It's probably fair to say that not everyone is as comfortable with risk as Jen Randall.
"Risk can be really fun," Randall says. "You learn so much about yourself when you are put in a situation that is uncomfortable. You grow and learn who you are."
That positive outlook goes a long way toward understanding a path that has taken Randall from the front of a middle school classroom, to Johnson & Johnson as sales and training manager, to making cold calls from her basement for Maestro, to president of the company.
a company that got its start creating learning products for clients, now makes custom software much of which is focused on improving employees performance for Maestro's clients. The company had $3.8 million in sales in 2013 and has 75 clients, including such companies as Facebook, Dannon Yogurt, Johnson & Johnson, Stryker, and Amway.
At a Kalamazoo Startup Grind interview, Randall recently described the company and its rapid growth. Randall was invited to speak as part of the 40Forward program by Google, intended to spotlight the success of female entrepreneurs in the tech sector. Such businesses headed by women raise more money from investors and investors get a 35 percent higher return on investment.
John Mueller led the interview, one of 60 with female leaders of tech companies conducted across the globe. In response to his questions, Randall recounted the company's history, described its core values, and next steps.
Josh Little started Maestro eLearning in 2007. He had been working at Stryker where he was part of a training program and had become frustrated by what was available for trainers. He wanted to start something new and went to work in the room above his garage.
Little and Randall had become family friends after his wife had provided child care for Randall’s son. They had remained close over the years, though Randall’s family had relocated several times and when he started talking about his own business Randall said she would be interested in working with him if he ever needed anyone to lead his sales effort.
In Greenville S.C. Randall and her family had just built their dream home. Randall had a cushy corporate job and "a really nice lifestyle."
With some prayer, Randall decided to leave South Carolina and work with Little to build a new tech company, though for the first year it meant working without drawing a salary as all revenues went back into the company.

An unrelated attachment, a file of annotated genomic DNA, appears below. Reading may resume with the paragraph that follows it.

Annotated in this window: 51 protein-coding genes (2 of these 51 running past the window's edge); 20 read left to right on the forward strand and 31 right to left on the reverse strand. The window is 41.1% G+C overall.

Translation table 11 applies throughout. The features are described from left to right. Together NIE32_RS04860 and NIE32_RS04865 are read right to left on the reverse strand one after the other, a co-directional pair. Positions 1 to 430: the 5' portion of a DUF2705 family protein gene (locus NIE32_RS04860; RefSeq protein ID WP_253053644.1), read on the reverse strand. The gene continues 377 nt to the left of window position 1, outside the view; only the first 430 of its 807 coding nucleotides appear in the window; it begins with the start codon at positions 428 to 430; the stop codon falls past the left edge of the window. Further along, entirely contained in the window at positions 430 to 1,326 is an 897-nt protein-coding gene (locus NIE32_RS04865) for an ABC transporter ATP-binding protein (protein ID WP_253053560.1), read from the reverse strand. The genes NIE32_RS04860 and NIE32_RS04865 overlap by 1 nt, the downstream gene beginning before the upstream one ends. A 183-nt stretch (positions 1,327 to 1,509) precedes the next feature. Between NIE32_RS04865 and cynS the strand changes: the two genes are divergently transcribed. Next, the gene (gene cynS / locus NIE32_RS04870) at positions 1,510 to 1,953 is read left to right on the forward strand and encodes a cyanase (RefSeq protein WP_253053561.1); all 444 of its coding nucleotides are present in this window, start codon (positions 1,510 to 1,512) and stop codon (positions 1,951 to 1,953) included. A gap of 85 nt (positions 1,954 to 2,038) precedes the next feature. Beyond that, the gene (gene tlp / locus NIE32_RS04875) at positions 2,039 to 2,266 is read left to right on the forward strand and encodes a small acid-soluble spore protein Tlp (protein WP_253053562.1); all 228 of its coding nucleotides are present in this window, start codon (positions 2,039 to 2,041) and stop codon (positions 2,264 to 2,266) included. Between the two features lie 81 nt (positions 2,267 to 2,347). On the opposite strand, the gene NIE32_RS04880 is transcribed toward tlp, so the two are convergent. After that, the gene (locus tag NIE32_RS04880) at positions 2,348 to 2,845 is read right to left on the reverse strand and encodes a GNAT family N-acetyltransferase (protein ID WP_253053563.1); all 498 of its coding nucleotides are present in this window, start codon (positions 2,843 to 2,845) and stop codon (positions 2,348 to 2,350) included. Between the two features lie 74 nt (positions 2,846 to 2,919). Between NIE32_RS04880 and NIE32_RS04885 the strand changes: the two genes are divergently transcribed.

The company’s first interviews were conducted at Panera Bread, she says with a laugh. As the company grew and started hiring, its yeasty smelling location proved challenging. "Telling people to show up at Panera Bread was not ideal."
They needed a place to grow and found that at the business incubator at KVCC, which has since closed.
In 2009, another company grew from their efforts, Bloomfire. Little moved Bloomfire company to Salt Lake, when he realized how much easier it was to find the Ruby on Rails developers he needed there. (He found eight developers in 24 hours and realized he could not have made those connections in Michigan.)
Early on, there was some discussion of dissolving Maestro. But the company was doing so well--it grew 111 percent in 2011--that they decided to grow both Bloomfire and Maestro.
"We just did our 117th project for Zimmer (a health-care company that supports orthopaedic surgeons)," Randall says. It's one of a list of clients built by "six months of relentless cold calling."
Maestro has kept its clients through its service, which helps companies understand their needs and the root causes of their problems, so they get the solution that meets their needs, she says.
Little has since sold Bloomfire, moved on to start another company, and Randall is buying out his shares of Maestro.
Maestro ultimately outgrew its quarters in the KVCC incubator and when the company was five years old it moved to downtown Kalamazoo, where it currently is located.
Rapid growth brought its own challenges. As the marketplace changed, Maestro changed to keep pace. Those changes led to some difficult decisions regarding structure of the internal team.
Not wanting the former teammates to feel as if they were cast adrift on their own, Maestro’s leaders worked with those in their network in an attempt to find new positions for those who had been let go. Letters of recommendation went out, contacts with potential employers made and networking done on their behalf. "We did whatever we could."
Maestro has developed its own corporate culture
. It's one Randall says was necessary. "It's what holds us together," she says. ("Our core is also our compass," the company website says. "Without purpose work is just work.)
Employees at Maestro are given a lot of autonomy. "We hire really smart people and allow them to do what they do well."
She says one of her most valuable lessons as the company has grown is that people can be trusted. "There are so many brilliant people in this world. Trust them to do really great work."
She's also learned that it's not necessary to hire people who are exactly like her. The lesson actually has been that you need people with all kinds of varied skills. "You learn the most from people with completely different thoughts and ideas."
With the company's success it's not surprising to hear it's been approached by prospective investors. Randall discussed the possibilities with a group of advisors, but decided the company was not ready for such a move during 2013. Stay tuned for developments in 2014.
So what is the advantage that women have when it comes to tech company leadership?
"Women can bring a unique perspective to an industry that has historically been dominated by men, but regardless of whether you wear pants or a skirt, have a vision for what you want to accomplish," Randall says. "Hire talented people and help them make it happen."
Kathy Jennings is the managing editor of Southwest Michigan's Second Wave. She is a freelance writer and editor.